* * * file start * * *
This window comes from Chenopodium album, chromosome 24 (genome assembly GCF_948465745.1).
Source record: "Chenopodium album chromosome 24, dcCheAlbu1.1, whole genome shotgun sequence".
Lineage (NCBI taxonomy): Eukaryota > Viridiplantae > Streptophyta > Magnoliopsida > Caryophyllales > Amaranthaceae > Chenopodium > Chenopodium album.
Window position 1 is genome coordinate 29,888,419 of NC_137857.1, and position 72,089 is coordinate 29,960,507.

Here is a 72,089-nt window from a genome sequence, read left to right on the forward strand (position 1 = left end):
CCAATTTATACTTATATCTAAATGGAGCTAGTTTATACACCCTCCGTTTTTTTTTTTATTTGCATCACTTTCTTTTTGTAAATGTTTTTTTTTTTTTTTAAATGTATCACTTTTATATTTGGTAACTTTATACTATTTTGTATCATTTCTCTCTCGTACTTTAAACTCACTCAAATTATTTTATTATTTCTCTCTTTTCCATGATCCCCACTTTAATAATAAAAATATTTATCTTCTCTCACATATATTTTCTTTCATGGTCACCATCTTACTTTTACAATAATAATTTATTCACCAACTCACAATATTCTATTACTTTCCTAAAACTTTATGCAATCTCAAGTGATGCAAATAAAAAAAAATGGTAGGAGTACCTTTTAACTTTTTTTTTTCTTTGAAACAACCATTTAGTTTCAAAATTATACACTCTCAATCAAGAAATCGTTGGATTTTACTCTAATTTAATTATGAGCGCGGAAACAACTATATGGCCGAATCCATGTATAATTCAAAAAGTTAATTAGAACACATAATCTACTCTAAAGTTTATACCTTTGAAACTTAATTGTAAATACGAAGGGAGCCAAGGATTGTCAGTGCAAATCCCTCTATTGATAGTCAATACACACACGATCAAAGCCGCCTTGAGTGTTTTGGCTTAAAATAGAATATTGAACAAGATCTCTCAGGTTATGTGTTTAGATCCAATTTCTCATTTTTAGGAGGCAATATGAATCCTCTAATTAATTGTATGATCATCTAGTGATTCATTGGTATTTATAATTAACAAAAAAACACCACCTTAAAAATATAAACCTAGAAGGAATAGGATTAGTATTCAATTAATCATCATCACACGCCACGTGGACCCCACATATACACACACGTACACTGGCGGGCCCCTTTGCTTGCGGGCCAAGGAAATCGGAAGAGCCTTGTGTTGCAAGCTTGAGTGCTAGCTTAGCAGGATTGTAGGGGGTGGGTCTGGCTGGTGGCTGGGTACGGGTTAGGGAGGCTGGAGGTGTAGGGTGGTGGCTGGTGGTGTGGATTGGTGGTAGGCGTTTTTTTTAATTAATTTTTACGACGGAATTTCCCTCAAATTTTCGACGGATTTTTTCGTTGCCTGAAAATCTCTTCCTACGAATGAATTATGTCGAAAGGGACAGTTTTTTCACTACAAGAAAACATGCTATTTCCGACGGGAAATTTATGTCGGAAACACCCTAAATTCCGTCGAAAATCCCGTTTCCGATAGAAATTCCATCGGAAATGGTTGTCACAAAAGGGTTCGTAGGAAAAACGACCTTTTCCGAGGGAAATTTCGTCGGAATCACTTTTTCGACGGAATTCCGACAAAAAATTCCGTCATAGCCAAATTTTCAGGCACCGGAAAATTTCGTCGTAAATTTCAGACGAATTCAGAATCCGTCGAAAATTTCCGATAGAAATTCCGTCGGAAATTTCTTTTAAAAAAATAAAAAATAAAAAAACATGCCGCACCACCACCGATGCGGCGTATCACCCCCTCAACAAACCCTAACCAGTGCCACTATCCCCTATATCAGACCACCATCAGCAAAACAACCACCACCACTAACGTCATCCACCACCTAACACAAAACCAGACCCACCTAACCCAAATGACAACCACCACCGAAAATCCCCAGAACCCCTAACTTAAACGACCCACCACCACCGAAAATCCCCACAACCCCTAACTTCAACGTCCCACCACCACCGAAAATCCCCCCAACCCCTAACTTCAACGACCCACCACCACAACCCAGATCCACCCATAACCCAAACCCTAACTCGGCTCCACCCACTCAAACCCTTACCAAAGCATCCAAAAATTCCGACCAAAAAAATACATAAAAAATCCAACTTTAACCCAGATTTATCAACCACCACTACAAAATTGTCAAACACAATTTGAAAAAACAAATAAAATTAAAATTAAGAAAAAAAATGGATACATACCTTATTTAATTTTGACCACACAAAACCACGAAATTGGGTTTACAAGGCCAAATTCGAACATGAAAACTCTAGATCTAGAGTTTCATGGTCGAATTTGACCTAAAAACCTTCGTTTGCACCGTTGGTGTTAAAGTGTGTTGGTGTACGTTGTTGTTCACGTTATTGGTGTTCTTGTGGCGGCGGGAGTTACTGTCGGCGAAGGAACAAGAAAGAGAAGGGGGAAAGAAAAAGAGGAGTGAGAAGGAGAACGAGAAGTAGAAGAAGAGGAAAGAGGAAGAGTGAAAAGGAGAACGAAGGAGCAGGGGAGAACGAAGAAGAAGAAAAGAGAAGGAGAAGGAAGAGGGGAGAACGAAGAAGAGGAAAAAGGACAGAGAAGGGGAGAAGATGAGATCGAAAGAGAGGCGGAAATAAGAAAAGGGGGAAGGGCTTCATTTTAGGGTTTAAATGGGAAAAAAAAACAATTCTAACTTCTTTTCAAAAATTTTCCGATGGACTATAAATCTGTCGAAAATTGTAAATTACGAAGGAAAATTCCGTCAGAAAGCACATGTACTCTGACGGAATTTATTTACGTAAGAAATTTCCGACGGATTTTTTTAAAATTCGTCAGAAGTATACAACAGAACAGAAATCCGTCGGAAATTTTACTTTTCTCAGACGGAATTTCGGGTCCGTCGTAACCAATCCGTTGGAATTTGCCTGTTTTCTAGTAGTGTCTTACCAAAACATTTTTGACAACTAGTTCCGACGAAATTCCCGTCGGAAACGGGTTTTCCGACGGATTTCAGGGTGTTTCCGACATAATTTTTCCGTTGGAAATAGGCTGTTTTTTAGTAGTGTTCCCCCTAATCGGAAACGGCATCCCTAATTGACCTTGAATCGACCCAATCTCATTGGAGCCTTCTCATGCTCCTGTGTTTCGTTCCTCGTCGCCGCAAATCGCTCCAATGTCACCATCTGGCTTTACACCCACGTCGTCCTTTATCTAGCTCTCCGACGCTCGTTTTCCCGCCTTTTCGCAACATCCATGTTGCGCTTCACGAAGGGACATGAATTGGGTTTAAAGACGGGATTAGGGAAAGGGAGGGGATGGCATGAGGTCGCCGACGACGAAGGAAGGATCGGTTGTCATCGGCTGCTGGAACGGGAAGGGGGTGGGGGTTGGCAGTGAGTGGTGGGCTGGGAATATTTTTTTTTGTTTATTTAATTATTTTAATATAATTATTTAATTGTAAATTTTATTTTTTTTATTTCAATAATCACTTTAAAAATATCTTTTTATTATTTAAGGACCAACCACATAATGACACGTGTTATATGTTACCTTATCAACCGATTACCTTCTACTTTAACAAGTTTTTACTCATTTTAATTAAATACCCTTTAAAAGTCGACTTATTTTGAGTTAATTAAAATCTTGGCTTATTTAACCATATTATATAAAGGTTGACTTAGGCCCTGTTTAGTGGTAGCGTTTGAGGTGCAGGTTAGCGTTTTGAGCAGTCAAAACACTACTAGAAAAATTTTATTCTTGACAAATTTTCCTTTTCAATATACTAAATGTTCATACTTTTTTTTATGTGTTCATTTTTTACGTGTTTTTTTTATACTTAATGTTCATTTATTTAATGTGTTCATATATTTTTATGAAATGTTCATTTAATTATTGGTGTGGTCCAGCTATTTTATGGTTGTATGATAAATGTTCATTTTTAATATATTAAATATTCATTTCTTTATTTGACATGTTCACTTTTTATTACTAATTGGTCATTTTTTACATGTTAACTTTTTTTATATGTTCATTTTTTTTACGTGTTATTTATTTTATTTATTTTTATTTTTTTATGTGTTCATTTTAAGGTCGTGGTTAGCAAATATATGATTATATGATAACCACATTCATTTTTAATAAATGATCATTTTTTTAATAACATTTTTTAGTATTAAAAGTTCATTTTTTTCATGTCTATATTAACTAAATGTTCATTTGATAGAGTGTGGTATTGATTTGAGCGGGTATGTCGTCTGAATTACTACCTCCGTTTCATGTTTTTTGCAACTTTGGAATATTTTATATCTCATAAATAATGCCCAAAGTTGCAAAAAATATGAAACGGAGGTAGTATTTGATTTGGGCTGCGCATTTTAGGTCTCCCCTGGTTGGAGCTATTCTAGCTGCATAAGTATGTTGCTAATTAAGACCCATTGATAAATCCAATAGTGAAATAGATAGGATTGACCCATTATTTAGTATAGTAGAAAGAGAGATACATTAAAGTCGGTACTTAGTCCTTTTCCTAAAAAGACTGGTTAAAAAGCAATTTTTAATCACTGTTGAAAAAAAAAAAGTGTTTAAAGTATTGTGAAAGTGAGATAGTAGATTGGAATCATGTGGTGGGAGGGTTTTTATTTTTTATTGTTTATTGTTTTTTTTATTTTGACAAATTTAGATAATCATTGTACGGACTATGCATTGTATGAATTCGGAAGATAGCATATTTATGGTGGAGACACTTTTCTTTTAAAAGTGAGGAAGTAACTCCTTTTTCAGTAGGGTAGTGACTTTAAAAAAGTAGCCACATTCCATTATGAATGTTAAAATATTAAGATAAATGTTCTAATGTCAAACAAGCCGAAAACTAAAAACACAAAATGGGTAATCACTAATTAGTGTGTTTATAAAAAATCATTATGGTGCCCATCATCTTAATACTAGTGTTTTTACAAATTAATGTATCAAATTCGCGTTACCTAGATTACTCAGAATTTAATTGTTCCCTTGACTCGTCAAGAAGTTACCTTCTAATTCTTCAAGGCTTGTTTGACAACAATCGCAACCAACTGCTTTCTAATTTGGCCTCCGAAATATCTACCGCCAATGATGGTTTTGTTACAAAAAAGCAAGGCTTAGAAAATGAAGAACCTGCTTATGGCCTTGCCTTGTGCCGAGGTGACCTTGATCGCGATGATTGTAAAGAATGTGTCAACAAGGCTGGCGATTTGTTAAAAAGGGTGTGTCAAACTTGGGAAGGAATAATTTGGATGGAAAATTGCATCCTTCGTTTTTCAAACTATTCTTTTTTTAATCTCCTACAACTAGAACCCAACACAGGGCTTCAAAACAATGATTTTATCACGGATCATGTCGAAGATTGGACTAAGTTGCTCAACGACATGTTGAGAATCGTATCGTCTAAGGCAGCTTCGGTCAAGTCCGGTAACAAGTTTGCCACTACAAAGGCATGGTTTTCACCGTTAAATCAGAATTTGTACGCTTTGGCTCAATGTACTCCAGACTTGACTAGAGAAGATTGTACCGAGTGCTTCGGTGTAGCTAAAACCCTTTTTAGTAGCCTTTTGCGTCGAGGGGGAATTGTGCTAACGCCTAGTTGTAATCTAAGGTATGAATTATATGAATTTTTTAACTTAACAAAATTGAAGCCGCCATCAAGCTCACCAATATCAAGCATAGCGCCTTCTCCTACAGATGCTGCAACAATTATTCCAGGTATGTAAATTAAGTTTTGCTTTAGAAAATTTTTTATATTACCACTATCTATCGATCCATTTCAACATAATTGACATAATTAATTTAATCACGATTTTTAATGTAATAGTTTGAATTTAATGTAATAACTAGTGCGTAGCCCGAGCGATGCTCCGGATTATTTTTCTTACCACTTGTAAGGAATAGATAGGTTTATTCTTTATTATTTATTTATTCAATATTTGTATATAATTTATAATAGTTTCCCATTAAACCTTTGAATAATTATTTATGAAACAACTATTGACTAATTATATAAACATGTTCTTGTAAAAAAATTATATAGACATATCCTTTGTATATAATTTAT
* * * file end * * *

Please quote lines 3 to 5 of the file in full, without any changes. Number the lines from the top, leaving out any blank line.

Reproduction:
Lineage (NCBI taxonomy): Eukaryota > Viridiplantae > Streptophyta > Magnoliopsida > Caryophyllales > Amaranthaceae > Chenopodium > Chenopodium album.
Window position 1 is genome coordinate 29,888,419 of NC_137857.1, and position 72,089 is coordinate 29,960,507.

Here is a 72,089-nt window from a genome sequence, read left to right on the forward strand (position 1 = left end):